Description of pathological conditions in the skeleton of an adult male brown bear Ursus arctos from the Cantabrian range of mountains (Reserva Nacional de Caza de Riaño, León) PINTO, A. C.1 & ETXEBARRÍA, F.2 Bears are generally big-sized animals and have few natural enemies. A wound bear therefore has good chances of recovering from trauma or disease without being meanwhile attacked. The lack of natural enemies also implies that many of these animals can reach advanced ages, favouring the quantitative as well as qualitative increase in pathological conditions. The literature dealing with skeletal diseases in the extinct cave bears is very rich. This is due to the very many fossils of this species recovered in caves throughout Europe, many of them displaying spectacular pathological conditions. On the other hand, the literature dealing with skeletal conditions on present day brown bears is much more scarce, as these animals do not use limestone caves as intensively as cave bears did, and therefore their remains are, more frequently than not, lost. When thinking on the ecological implications of cave bear skeletal conditions, we can only use as comparation our present knowledge of its extant counterpart, the brown bear or other temperate modern bears, in order to make inferences. It is therefore important to create a log of information on present day bear pathologies. In this paper we describe in detail the pathological conditions found in the skeleton of a present-day brown bear Ursus arctos from the Cantabrian range of mountains in N. Spain. This specimen is kept in the Centro de Recuperación de Animales Silvestres (Valladolid), and was found dead at the Reserva Nacional de Caza de Riaño (León). It has a very great number of relevant pathological conditions, some of traumatic origin, some of infectious origin, throughout the skeleton, chiefly affecting the functioning of the vertebral spine, pelvis and limb elements as described. DESCRIPTION OF THE PATHOLOGIES This is the complete skeleton of a present day brown bear, an adult male with a cementum age of 20±2 years (J. Seijas, pers. comm), and therefore a very old bear by modern Cantabrian Mountains standards. The skeletal remains of this specimen show grave lesions, that have affected to its locomotion and general quality of life. Below we describe all the alterations observed in each one of the skeletal elements. Almost all of them suffer from anomalous conditions, in greater or smaller degree. Lost post-mortem: Right M2, left M3, right P1 and right and left I1. • Lost intra-vitam: Left I2. Advanced alveolar resorption. • Alveolar resorption affecting the external bone wall of right M3 and left M2 • The enamel of the crown of the cheek teeth is completely worn, and secondary dentine protects the pulp cavity Mandible
• Caries: Affecting distally the right M2 and M3, and also to the left M2 • Intra-vitam breakage of the canine teeth, probably in events related with sexual competition. The stumps appear very rounded. The pulp cavity is exposed. • The temporo-mandibular joint shows eburneation. Maxilar • Post-mortem loss of right P3, left P1 and left I1. • Intra-vitam loss: Right I1. The alveolus has been resorbed and there is a fistulae discharging towards the nasal bone between I1 and I2. • Resorption of the external wall of the alveoli affecting right M2. • Right M2: loss of oclusal enamel and caries • Agenesia right P1 • Fistulae at the root of right M1, discharges towards bucal • Right canine has an intra-vitam breakage of the cusp and resorption of the external wall of the alveolus as well as some signs of periodontal pathology. • There are also some lesions with bone resorption in the palate. • The enamel in all molars has been entirely worn down exposing the pulp cavity, which appears protected by secondary dentine. Cervical vertebrae Around the articular surface of the atlas there is a complete circle of osteophytes. The axis is in a comparatively good condition. The next five cervical vertebrae also show osteophytes and exostoses along the antero-distal edge Dorsal vertebrae These vertebrae (14) are affected in varying degrees by eburneation of the articular surfaces, rings of osteophytes along the edges and exostoses. These exostoses acquire great size from the 6th vertebra downwards, affecting the anterior surface. Vertebrae 7t h, 8t h and 9t h are fused through great exostoses and calcifications in its anterior area. The body of vertebra 9 is greatly disfigured. The anterior exostoses and articular osteophytes appear through till the last vertebra, very modified also with de-calcification and anomalous disorganised new bone production. It appears also fused to the first lumbar vertebra. Lumbar vertebrae The first lumbar vertebra appears almost entirely fused with the last dorsal vertebra. Exostoses and disorganised bone formation affect the 1st and the 2nd lumbar vertebrae. The three last ones have also exostoses, although of smaller size. Tail vertebrae The three first ones show abundant great sized exostoses (21x12x4 mm.). Las three last ones do not show lesions. Scapula The right scapula shows an osteochondroma, eburneation that exposes the spongy bone tissue and osteophytes in the articular surfaces. It also has an intra-vitam rip on the blade, that appears healed without infectious processes and without production of new bone. Humerus The right humerus has an eburneation in the inner proximal articular surface. It shows also a great circular exostose (11 mm. diameter) in the middle of the articular surface and circle of osteophytes along its inner edge. Distally the humerus shows great wear of the joint and pseudoarticular surfaces produced by the intense pathologies affecting radius and ulna, explained below. The left humerus shows in the proximal articulation eburneation and osteophytes. Probably to compensate the great lesions in the right side, the muscular insertion appears very developed. The distal articulation has a circle of osteophytes, not so developed. The diaphysis of the left humerus is notoriously wider and stronger than that of the right arm. As we will see, the left arm is the only healthy limb this animal had. Radius and ulnae The right radius and ulnae appear crushed or with multiple fractures affecting both bones. These are old fractures with formation of new bone tissue, that fuses both bones. They appear very distorted and their functionality must have been very limited. This lesion affects the totality of both bones and plays also a role in the deformations suffered by the proximal and distal joints and by adjacent bones The edges of the distal articulation in the left radius show an incipient circle of osteophytes. The left ulna shows osteophytes surrounding the distal articulation. Carpal and metacarpal bones The carpal bones of the right hand show an intense wear and eburneation of the articular surfaces, leading to the general loss of bone mass and to the formation of rows of osteophytes. The metacarpal bones have similar pathologies. The 1st has distally a healed fracture, a fistulae and osteophytes. The second one seems to have also a healed fracture, as well as anomalous bone production on the diaphysis and exostoses, that extend to the remaining metacarpal bones. The 4th metacarpal has exostoses in proximal. The carpal bones of the left arm are bigger and have great osteophytes, that affect also the metacarpal bones. The 1st left metacarpal shows crushing, exostoses, osteophytes around articular surfaces and pseudo-arthrosis in mid diaphysis. The remaining metacarpal bones are affected by osteophytes in varying degrees at the joints and exostoses at the diaphysis.. Falanges The articular surfaces in the right hand falanges are circled by osteophytes, have exostoses in the diaphysis, eburneations and arthritic deformations. The 3rd falange of the 2nd finger is distally anomalous. The 3rd finger has two falanges fused in an anomalous position. The 5th finger has an amputation in the first falange, with new bone growth over the stump. The fingers of the left hand have similar alterations. Innominate Luxation of the left innominate, that has then formed a secondary sub-articulation with great proliferation of newly formed bone that grows disorganised suggesting an infectious. The right side appears relatively healthy, and the innominate keeps its general symmetry. Femur The right femur head has eburneation with wear discovering spongy bone tissue. Distally, osteophytes in the articulation with the tibia. The diaphysis show in posterior a great development of lobular exostoses, probably result of the ossification of the muscle insertions. Tibia and fibulae show amputation of the distal third. The left femur shows bone degeneration and resorption and loss of bone mass and shape at the femur head, possibly due to an infectious process associated to the great lesions in the innominate, descried above as luxation. Dorsally the diaphysis shows new bone in formation. Rotulae Both rotulae have osteophytes around the articular surfaces. Tibiae and fibulae The right tibia shows amputation of the distal third, with bone formation as lobular exostoses in the stump area. It has also exostoses in the diaphysis, in the muscle insertion area and in the articulation with the fibula. The right fibula shows also amputation of the distal third and anomalous bone production covering its whole surface. The left tibia has osteophytes around the proximal articulation, exostoses and alterations in the articulation with the fibula. The left fibula shows pseudo-arthrosis in the diaphysis. Distally, the head has a healed fracture with new bone formation forming lobes. Calcaneum, astragalus and tarsal (left) Both show eburneation and bone formation, osteophytes around articular surfaces and exostoses affect these bones. Metatarsal and falanges (left) The five are kept, and they show the following alterations: anomalous bone formation as lines of osteophytes, exostoses, decalcifications, eburneations, sindesmophytes, fistulas and infectious osteomielitis. The falanges have similar arthritic alterations in lesser degree. Ribs The 14 right ones have osteophytes and deformations in the proximal area. Eburneation, osteophytes, arthrosis and healed fractures are also present. As for the 14 left ribs, 4 have osteophytes and deformations in the articulation with the vertebrae. One has a healed fracture with anomalous bone formation. CLASSIFICATION OF THE PATHOLOGIES: TRAUMA VERSUS INFECTIONS The lesions descried have two origins: traumas or infections. Both can be related, when the soft tissues get an infection and transmit it to the bones through the blood. Traumatic pathologies These affect to the front right limb and to the bones in both legs. The right scapula has a breakage which is a direct trauma. Although there is no bone formation in this wound, this trauma could have affected to soft tissues around the scapula. An infectious process started then, and manifests itself in the vertebral spine. The right forearm shows alterations consistent with several traumatic lesions –crushing or multiple fractures- affecting the whole of radius and ulnae. Healed fractures can be seen that affect to both diaphysis, now fused and shortened. The right leg has a traumatic amputation of part of the tibia and fibula. This amputation does not appear to have been infected. Doubtless it has affected the ability to move of this animal, that in its movements had to rely strongly in the left leg and arm. The left leg shows a double fracture of the fibula. The proximal fracture never re-fused and there is a pseudoarthrosis. The bones of hands and legs have lesions which are consistent with infections, and are not an age triggered degeneration. As for the healed baculum fracture, this is a relatively frequent lesion produced in the heat of mating, and is of no consequence for bears. Therefore, and summarising, the main traumatic lesions suffered by this specimen were: a) Ripping of the right scapula with osteolysis b) Polytraumatic "catastrophic member" right forearm. c) Traumatic amputation of right tibia and fibula, with a well healed stump, affecting the ability to move. d) Double fracture of the left fibulae with pseudoarthrosis of the most proximal fracture. Infectious pathologies There is an infectious process affecting sectors of the vertebral spine, producing the fusion of some vertebrae and the almost complete disintegration of others. While the affected ones are very much altered, the ones out of the affected zones appear normal and healthy. The anomalies concentrate in two spots: there is a great decalcification and complete fusion of the 7th and the 8th through great exostoses that affect also the 9th with a great distortion of the body. The second area with important alterations goes from the 12th dorsal vertebrae to the 1st lumbar, that appears greatly distorted. The infectious process can be detected also in the left innominate and proximal femur. It could be therefore a septic arth- ritis, infectious process that has produced a proliferation of bone in the left innominate as well as a very important resorption in the femur head. This process has closed the major sciatic scooping. The symmetry between the right and left side of the pelvis, the lack of disorganisation or disharmony in the general structure, and the conservation of all the skeletal elements suggests that this is not a healed fracture of the innominate, with an open wound and an infectious component, but that the infection arrived here from a focus placed in other lesion in the body, through the blood stream. POSSIBLE AETIOLOGY OF THESE PATHOLOGIES The particular disposition of the infectious lesions reminds of the developmental mechanism of tuberculosis in human being. In men, Pott’s disease lodges itself in the 12th dorsal vertebrae, inserted in the hideosoas muscle, responsible for the upward movement of the thigh. The infection gets into this muscle, from which it spreads to its distal insertion point, in the lesser trochanter of the femur, entering from underneath the left innominate, and producing the infection and subsequent alterations in this bone. This similarity with how this disease develops in human beings suggested NEIBURGER (1984) his interpretation of the pathologies observed in a specimen of extinct fossil bear (Arctodus simus) . Other workers dismissed this diagnosis (R O T S C H I L D, 1988; R O T S C H I L D & TURNBULL, 1987), because of the lack of new bone formation in tuberculosis as opposed to the exuberant formation of new bone in Neiburger’s specimen. After finding treponema antigens in a sample from this bear, they proposed alternatively that it was treponematosis or syphilis what was causing these lesions. Neiburger however answered that the formation of new reactive bone is not incompatible with tuberculosis (N E I B U R G E R & TURNBULL, 1990). The fact that the scientific magazine Nature echoed twice this debate, is a reflect of the interest aroused by the origins of a disease as syphilis. In a subsequent paper, ROTHSCHILD et al. (1993) analyse bear collections of every genus in several museums, and they diagnose them with spondiloarthropaty. They consider first rheumatoid arthritis, but dismiss it because of the lack of reactive tissue; then consider tuberculosis and dismiss it because of the distinct appearance of the new bone. There is only then left arthritis, be it psoriasic or be reactive. The first has not been documented in bears, and therefore the only option left is reactive arthritis of sexual transmission. Although the argument till here is interesting, then the authors put this into relation with baculum fractures, which leaves us short of an entirely satisfactory answer to this problem. A biomedical analysis of a sample from the Riaño bear with this orientation will doubtless yield data relevant in this context. Antigen as well as DNA studies will allow to determine whether this specimen has been affected by any of these two diseases. In the meantime, the great abundance of grave traumatic lesions in the Riaño bear, that compromise the functional sta- bility of the animal, can suffice to explain the sequence of later lesions. For example, if this animal lost a leg to a poacher’s leash, as it does happen to bears in the area, will later be more liable to falling down, and generally be more liable to further damage.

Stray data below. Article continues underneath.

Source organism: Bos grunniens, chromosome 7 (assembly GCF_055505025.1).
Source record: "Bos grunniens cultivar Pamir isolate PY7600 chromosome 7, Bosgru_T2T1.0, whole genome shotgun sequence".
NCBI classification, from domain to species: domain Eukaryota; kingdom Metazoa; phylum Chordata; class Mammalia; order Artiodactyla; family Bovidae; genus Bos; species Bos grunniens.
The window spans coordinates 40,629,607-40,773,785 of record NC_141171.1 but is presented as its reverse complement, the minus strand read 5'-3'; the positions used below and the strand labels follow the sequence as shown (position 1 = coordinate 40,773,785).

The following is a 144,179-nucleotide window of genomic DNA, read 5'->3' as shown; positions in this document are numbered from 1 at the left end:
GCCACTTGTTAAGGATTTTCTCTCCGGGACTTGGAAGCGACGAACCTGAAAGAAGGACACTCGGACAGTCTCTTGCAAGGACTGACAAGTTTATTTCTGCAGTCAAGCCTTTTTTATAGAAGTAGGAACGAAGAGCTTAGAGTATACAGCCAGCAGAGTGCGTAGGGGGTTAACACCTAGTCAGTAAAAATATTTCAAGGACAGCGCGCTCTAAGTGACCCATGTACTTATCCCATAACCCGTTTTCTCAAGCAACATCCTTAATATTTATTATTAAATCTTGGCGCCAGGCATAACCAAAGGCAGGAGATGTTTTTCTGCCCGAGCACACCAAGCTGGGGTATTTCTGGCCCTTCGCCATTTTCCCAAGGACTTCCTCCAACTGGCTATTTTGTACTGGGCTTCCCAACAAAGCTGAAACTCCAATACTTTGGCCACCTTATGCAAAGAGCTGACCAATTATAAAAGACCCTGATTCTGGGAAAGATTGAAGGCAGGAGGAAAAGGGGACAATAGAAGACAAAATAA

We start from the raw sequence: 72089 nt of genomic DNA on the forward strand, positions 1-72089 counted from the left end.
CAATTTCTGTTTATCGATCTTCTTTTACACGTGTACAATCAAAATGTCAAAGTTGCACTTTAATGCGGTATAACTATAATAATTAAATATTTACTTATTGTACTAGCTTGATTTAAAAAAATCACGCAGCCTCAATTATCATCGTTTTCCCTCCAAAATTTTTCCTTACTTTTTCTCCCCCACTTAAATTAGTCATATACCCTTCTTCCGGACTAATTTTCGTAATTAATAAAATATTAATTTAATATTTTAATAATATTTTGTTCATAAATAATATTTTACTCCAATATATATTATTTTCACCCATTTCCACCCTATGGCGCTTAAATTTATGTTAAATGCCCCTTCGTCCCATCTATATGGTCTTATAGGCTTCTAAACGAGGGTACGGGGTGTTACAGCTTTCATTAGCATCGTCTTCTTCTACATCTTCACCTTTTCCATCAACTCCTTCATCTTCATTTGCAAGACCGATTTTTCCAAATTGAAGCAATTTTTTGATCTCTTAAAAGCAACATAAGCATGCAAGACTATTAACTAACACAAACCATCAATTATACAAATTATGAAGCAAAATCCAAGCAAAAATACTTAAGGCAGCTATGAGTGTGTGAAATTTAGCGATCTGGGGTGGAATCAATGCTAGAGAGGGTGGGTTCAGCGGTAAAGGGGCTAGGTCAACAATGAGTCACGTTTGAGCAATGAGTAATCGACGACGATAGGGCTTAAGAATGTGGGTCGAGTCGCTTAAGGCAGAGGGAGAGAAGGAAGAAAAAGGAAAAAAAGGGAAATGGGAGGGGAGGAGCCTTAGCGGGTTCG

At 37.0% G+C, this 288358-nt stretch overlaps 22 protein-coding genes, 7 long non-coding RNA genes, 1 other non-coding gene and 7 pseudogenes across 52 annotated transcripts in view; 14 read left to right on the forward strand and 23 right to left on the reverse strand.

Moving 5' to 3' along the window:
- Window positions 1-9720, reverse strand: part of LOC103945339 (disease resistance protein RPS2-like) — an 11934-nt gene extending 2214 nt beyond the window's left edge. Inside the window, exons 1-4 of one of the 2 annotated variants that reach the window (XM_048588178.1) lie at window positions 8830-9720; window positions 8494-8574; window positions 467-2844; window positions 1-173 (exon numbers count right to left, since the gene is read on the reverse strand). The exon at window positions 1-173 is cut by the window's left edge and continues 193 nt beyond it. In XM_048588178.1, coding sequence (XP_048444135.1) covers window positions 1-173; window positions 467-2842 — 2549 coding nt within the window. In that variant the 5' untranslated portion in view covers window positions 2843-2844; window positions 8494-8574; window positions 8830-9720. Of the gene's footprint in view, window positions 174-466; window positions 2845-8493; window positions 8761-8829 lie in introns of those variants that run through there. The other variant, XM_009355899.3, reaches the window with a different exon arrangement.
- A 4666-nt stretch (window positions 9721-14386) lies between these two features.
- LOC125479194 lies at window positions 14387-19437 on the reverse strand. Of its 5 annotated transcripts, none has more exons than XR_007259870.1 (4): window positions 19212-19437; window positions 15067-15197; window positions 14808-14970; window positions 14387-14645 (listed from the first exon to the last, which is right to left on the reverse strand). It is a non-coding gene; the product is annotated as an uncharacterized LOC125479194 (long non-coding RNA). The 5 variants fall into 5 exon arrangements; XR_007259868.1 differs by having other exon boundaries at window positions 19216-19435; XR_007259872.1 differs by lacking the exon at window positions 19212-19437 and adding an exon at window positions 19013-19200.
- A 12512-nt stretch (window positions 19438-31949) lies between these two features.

THE EVOLUTION OF SKILLED FORELTMB MOVomeNTS IN CARNIVORANS
"The polar bear rarely uses its forepaws to manipulate food items. Instead, the polar bear simply holds food down as it is sheared and pulled apart by movements of the head and neck. The brown bear, on the other hand, almost always uses its forepaws to reach for, grasp and manipulate food items. Thus, despite similar brain sizes, their forepaw-use is considerably different and the residual of the contrast between these species is high." uleth.ca/dspace/bitstream/handle/10133/94/MQ49136.pdf?sequence=3